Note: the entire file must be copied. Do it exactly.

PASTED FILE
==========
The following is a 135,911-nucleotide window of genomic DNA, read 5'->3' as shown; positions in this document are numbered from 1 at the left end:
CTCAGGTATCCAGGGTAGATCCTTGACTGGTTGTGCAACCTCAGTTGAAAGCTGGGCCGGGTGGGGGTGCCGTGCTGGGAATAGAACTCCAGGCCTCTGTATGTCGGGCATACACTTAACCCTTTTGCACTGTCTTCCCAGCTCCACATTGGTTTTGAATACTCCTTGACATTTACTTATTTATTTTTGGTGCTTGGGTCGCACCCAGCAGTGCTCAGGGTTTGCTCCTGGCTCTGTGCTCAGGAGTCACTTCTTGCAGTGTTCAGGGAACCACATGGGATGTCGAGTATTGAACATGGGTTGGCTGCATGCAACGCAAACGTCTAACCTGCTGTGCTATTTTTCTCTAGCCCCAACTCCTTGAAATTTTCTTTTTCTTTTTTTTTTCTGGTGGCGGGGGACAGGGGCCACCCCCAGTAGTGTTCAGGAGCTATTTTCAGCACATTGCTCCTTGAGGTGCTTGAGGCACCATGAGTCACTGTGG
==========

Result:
The following is a 135,911-nucleotide window of genomic DNA, read 5'->3' as shown; positions in this document are numbered from 1 at the left end:
CTCAGGTATCCAGGGTAGATCCTTGACTGGTTGTGCAACCTCAGTTGAAAGCTGGGCCGGGTGGGGGTGCCGTGCTGGGAATAGAACTCCAGGCCTCTGTATGTCGGGCATACACTTAACCCTTTTGCACTGTCTTCCCAGCTCCACATTGGTTTTGAATACTCCTTGACATTTACTTATTTATTTTTGGTGCTTGGGTCGCACCCAGCAGTGCTCAGGGTTTGCTCCTGGCTCTGTGCTCAGGAGTCACTTCTTGCAGTGTTCAGGGAACCACATGGGATGTCGAGTATTGAACATGGGTTGGCTGCATGCAACGCAAACGTCTAACCTGCTGTGCTATTTTTCTCTAGCCCCAACTCCTTGAAATTTTCTTTTTCTTTTTTTTTTCTGGTGGCGGGGGACAGGGGCCACCCCCAGTAGTGTTCAGGAGCTATTTTCAGCACATTGCTCCTTGAGGTGCTTGAGGCACCATGAGTCACTGTGG